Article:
Waking up…

The house is quiet. All the people in my house (Daalu, Anji, my parents visiting from India) are resting, taking a nap this afternoon. I can hear the wind rustling through the trees, a gentle breeze through the late afternoon light. Anji is moving in her sleep, slowly crossing over from sleep to awake-ness. Have you ever been aware of that exact moment when it happens? There is possibly one definite moment when we are no longer sleeping, and fully awake. Isn’t that true of every time when we are no longer drifting in thought, but have become fully conscious and awake, present in the moment. The more we can pay attention to this moment of waking up, the more often we have the opportunity to begin again. And this beginning again and again and again and letting go of the past and the future and entering more fully into the now – this I feel is what builds our resilience and inner strength and open heart.

Of course, some moments are harder than others to enter into, they test the vulnerability of the heart, of how much we can stay open, not through sheer will but through gentleness. And yet, isn’t this too an opportunity through compassion, to begin again? Perhaps, that is why Rumi says:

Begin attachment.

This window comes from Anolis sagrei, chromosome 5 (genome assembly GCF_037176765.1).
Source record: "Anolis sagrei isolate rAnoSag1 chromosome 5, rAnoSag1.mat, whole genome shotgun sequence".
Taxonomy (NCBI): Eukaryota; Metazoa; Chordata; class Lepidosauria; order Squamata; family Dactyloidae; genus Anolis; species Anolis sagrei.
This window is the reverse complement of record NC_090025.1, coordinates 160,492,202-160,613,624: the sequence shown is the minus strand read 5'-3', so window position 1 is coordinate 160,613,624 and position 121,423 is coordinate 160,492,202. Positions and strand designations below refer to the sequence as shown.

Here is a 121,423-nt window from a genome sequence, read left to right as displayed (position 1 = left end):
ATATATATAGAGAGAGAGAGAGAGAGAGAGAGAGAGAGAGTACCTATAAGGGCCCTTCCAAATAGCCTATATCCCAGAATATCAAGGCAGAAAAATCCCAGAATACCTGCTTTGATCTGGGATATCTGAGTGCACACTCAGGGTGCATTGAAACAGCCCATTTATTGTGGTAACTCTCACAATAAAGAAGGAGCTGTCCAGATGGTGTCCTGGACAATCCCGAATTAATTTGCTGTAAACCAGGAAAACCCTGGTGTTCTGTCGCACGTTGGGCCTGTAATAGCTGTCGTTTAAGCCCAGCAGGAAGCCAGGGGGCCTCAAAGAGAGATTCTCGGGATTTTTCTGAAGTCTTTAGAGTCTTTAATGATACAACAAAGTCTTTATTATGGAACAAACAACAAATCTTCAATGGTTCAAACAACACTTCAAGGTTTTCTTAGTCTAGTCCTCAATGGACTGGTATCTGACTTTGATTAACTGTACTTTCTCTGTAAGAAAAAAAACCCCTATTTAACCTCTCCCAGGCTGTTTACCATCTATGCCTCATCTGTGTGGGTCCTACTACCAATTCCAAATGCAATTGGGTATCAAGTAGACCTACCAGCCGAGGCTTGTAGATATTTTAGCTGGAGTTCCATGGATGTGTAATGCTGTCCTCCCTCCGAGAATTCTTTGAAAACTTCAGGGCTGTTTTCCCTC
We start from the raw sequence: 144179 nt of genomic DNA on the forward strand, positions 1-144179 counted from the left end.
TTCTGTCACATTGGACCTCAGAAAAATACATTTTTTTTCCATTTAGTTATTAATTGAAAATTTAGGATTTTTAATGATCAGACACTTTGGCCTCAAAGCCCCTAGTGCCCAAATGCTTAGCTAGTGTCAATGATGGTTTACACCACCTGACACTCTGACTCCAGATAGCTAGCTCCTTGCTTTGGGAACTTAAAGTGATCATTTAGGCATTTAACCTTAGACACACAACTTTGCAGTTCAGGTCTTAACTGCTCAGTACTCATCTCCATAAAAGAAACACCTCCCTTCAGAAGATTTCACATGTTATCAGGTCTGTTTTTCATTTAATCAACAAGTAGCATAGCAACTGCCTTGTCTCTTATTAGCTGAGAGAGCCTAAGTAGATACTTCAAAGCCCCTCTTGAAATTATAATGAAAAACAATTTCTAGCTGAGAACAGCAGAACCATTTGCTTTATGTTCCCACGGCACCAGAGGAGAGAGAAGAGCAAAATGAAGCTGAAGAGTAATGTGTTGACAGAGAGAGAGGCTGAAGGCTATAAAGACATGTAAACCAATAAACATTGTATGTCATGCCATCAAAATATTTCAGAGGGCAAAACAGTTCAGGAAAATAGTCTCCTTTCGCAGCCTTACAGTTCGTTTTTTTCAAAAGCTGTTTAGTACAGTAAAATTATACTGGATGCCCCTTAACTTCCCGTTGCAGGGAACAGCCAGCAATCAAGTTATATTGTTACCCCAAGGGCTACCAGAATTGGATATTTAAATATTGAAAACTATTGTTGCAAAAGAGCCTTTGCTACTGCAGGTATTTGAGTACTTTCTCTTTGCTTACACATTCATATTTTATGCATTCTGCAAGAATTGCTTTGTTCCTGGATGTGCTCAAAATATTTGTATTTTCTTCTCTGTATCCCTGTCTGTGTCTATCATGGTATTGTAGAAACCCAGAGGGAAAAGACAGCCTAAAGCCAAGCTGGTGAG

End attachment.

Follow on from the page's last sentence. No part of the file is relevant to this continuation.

“Why should we grieve that we have been sleeping?

It does not matter how long we’ve been unconscious.

We are groggy, but let the guilt go.

Feel the motions of tenderness

around you, the bouyancy.”

(translated by Coleman Barks)

For me, it is the time of year when my heart is tested, as many experiences from the school year near their end. This week, I had my last day of class with my seniors. I had always wanted to do this, this is the first year that I actually managed to do it: to write a card for each of my seniors, wishing them luck on their new adventures. My hope is that many years from now, one of them will find the card when they most need it, and know how much their Calculus teacher appreciated them!

Anji is nearing the end of her second grade, and that too is bittersweet, to see how much she has grown and learned this year, and all the many new experiences she has embraced so openly and bravely. She truly is an inspiration to me. Each last assembly, recital, homework and warm-up finds me moved, and my heart tender and my eyes close to tears. Somewhat ironic, as I have been suffering from dry eyes lately!

So, as we take in this incredible beauty of the summer, its fullness, fragrances and intensity, may we continue to wake up to our experiences and live more fully in the present…!

With love, S.

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Rediscovering our being…

It has honestly been such a long time since I wrote my blog last, that I am dismayed. How can it be that somebody who used to write atleast a couple of posts a week, now writes about couple of times a year? Once I let go of judgment, I see that this too perhaps was necessary. Necessary so I can start
afresh,from a place I have never been at before.